Jan 10, 2013 at 7:25 pm
In work I’m doing for a paper on the relationship between inequality and growth, I was reminded about an underappreciated difference between our economy and those of other advanced economies: we consume a considerably larger share of our output than they do.
I’ll get to why this matters in a moment, but the evidence is in the figure below, from the OECD. The US share is about 72%; the average without the US is about 55% (there are two outliers—Greece on the high end and Luxembourg on the low end—exclude them and you’re still at 55%). That’s a big difference.
There are lots of reasons for these differences, many of which go beyond economics and into culture. Roughly speaking, when output per hour (productivity) grows, you can work more and buy more, or work less without being worse off. We tend towards the former; many of these other countries tend toward the latter.
But is there anything here that bears on inequality and growth? Well, maybe it’s this: in a country that has both a high consumption share and very high inequality, you might worry more about different propensities to consume across the income scale and their impact on growth. That is, since middle and lower income people are more likely to consume (vs. save) their marginal dollar, when high inequality diverts growth largely to the top of the pay scale, that should hurt growth here more than in countries whose GDP depends less on consumer spending.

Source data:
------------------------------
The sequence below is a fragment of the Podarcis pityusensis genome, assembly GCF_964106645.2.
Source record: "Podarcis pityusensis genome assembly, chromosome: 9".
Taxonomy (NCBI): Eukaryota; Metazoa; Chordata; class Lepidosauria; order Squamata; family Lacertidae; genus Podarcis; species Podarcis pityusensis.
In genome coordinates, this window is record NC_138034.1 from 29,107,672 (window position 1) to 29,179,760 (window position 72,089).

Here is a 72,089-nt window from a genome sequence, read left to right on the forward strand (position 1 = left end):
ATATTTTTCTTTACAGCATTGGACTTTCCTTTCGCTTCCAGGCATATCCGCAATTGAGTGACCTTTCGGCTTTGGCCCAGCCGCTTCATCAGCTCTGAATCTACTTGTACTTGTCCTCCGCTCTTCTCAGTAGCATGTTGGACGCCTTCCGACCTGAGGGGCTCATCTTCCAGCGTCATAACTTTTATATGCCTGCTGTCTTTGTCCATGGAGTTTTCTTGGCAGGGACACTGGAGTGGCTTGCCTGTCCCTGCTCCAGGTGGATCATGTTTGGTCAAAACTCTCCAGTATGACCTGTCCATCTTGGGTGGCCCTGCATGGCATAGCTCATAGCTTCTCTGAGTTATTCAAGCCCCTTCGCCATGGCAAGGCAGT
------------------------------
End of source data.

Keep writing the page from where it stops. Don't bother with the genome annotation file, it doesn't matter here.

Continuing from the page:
It’s a testable hypothesis which maybe I’ll test unless one of you beats me to it!
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